Friday, June 15, 2007

Remember: Joseph Christie

The Remembrance Series: When I walk among old graves, I think about the voices struggling to endure. Someday not even stone will protect us from being forgotten. Yet, we can give these voices a little more life in a way they never could have imagined.

So please take a moment with me to remember....

Suffer the children to come unto me
Joseph Christie
Son of Wm. W. L. and
Jennie Bennett
Born Sept. 27th, 1869
Died May 28th, 1872
In his 3rd Year

The porcelain toy-like ornaments and flowers are fixed to the stone. Perhaps the centerpiece was once daisies with the petals long disintegrated. Something about those object keep the presence of Joseph closer. I imagine him bored with his Sunday visit to the cemetery. I imagine him sitting down to play.

(Hibernia Methodist Church Est. 1841, Chester County, Pennsylvania)


Anonymous said...

Beautiful and chilling as always - thanks for sharing this one. I especially like the porcelain toys - they're such an intimate touch.

Have a great weekend,

Suzan Abrams, email: said...

Oh...what a baby still, Joseph Christie & then he had to go.

s.w. vaughn said...

Wow... what a story must be behind this man. Amazing what you can find in a cemetery!

Anonymous said...

Cemetaries have so many untold stories. If we only knew.

AngelConradie said...

how sad is that... wonderful imagery jason.

mermaid said...

What were they like?

Your fascination with the dead connects you with the old blood that courses through a young body with the faintest hint of ancestral thoughts.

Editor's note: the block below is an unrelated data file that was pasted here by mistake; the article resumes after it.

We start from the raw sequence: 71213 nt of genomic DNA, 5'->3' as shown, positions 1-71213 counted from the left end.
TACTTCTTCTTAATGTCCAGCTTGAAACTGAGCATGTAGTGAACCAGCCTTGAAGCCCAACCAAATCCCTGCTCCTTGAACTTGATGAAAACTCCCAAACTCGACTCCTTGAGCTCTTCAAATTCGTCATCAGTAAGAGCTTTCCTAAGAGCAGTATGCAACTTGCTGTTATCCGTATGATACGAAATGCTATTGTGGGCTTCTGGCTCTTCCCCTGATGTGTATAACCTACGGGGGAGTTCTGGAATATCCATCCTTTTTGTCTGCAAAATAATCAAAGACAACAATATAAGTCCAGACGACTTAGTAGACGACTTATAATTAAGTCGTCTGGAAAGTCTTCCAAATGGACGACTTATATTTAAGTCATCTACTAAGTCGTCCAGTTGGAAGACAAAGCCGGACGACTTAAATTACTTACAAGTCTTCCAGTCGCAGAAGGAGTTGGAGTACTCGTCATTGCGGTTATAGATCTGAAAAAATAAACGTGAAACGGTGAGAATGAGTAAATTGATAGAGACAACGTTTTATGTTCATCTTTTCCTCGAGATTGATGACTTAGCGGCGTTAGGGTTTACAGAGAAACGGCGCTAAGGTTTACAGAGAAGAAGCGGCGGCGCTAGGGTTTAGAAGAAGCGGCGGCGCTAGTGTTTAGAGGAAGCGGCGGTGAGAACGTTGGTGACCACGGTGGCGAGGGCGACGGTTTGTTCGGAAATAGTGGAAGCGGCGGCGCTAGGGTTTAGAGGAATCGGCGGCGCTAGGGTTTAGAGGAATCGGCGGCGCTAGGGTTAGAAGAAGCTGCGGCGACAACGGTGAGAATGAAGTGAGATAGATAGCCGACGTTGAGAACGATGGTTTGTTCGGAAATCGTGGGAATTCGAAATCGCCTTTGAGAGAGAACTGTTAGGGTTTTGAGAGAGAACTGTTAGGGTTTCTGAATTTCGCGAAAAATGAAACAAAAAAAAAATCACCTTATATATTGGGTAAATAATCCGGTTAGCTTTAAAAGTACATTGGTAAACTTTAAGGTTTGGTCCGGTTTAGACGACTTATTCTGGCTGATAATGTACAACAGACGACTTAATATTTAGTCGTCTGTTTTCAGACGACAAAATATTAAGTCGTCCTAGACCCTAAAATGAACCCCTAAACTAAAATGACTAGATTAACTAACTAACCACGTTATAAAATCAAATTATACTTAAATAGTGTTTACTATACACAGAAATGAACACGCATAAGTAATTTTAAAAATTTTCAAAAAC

Kim said...

I have spent more than my share of time in old country cemetaries looking at the graves of my ancestors. I find them beautiful if somewhat sad. It may be more than a bit macabre but the children's stones always hold the most fascination for me.

Bev said...

the children's stones are definately the saddest much potential, so little time....reminds us that no one is promised time certain

Anonymous said...

JLB, the toys are much better preserved than the stone. They make a striking impression.

Suzan, there is a unique aura around the graves of children.

Sonya, cemeteries are amazing places.

Steve, and I'd love to know those stories.

Angel, thanks! I try to represent the stones well in the pictures.

Mermaid, I always have felt connected. If I could believe in reincarnation, I would think that was source of these feelings.

Kaycie, one of my strongest memories of a gravestone when I was growing up was the small grave of a baby hidden under a tree. It was hard to find, because it was flat. The only words: "Our Baby."

Bev, the potential is the poignant part. We'll never know who they would've been.